St. Mary's Law Journal
One of the enduring myths of American history, including constitutional history, is that of the “Great Man” or “Great Woman.” The idea is that, to understand the history of America, one needs to understand the impact made by Great Men and Women whose actions affected the course of history. In political history, one assays the development of the United States through the lives of great Americans, from the “Founders” to Abraham Lincoln to John F. Kennedy. Similarly, in constitutional history, the story is told through key figures, the “Great Judges,” from John Marshall to Oliver Wendell Holmes to Earl Warren.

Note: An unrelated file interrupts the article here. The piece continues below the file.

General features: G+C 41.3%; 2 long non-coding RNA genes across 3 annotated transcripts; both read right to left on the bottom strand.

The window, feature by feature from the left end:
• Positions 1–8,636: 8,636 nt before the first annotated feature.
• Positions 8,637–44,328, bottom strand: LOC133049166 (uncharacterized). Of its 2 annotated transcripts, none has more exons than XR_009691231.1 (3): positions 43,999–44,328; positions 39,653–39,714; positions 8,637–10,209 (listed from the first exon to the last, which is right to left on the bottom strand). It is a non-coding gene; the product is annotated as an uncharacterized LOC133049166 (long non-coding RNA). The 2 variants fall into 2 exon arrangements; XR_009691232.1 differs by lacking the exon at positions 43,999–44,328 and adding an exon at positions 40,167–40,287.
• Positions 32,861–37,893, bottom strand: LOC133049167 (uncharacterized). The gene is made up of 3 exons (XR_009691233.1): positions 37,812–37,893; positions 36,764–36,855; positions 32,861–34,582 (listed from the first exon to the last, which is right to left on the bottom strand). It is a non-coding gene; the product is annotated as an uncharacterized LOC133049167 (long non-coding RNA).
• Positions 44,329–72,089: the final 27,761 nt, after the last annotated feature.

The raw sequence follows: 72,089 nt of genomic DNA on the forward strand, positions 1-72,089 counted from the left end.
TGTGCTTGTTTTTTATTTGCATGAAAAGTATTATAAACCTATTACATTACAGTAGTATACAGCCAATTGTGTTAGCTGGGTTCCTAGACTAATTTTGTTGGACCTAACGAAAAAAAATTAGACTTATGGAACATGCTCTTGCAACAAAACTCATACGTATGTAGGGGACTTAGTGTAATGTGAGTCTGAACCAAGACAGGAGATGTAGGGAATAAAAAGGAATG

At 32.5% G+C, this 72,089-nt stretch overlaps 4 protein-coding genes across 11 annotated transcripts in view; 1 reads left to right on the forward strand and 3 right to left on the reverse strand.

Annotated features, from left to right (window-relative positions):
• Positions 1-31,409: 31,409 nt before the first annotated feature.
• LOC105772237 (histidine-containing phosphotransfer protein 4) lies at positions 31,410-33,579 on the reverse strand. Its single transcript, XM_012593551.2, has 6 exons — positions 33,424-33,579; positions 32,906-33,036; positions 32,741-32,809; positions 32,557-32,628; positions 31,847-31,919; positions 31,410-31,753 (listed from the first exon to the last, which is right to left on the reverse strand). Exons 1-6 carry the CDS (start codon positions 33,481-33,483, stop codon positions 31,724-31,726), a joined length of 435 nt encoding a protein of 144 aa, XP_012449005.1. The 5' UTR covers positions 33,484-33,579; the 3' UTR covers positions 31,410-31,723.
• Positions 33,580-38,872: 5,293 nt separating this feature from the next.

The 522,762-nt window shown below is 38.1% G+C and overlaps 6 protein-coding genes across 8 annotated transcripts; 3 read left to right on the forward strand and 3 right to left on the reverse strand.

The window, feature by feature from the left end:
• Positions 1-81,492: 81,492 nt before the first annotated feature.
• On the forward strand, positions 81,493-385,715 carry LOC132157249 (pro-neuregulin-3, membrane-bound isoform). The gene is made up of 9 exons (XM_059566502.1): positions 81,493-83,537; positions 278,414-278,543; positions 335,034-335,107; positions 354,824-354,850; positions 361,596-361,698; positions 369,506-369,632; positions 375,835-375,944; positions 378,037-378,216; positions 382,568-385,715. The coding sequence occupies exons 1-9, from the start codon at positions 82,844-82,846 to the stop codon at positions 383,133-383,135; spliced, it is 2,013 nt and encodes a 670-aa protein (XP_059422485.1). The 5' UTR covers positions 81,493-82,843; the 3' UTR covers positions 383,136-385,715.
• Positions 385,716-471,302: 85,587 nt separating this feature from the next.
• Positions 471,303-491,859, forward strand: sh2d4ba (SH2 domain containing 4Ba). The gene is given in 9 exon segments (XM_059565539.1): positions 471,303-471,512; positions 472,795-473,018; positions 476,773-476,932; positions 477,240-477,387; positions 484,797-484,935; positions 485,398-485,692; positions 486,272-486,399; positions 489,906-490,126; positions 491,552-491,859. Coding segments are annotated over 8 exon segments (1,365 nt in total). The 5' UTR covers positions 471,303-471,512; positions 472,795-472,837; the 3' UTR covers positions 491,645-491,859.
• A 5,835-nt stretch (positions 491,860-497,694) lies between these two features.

Academics, pundits, and contestants for control of the Court contribute to this myth by continuously speaking of the importance of the Court and its members to American society. Yet, this belief in the importance of Supreme Court nominees and members is based on a misguided view of the Court, and the costs of this investment may prove great. In a highly legalistic society, any conflation of legal and moral duties presents enormous problems, and the moral authority claimed by members of the Court and attributed to them by members of society undeniably contributes to this conflation. As long as the Court is considered to have a moral authority, the contest for the Court will be a bitter struggle, and the consequences may fail to be recognized until they are an immutable part of American history.
Michael S. Ariens, Constitutional Law and the Myth of the Great Judge, 25 St. Mary’s L.J. 303 (1993).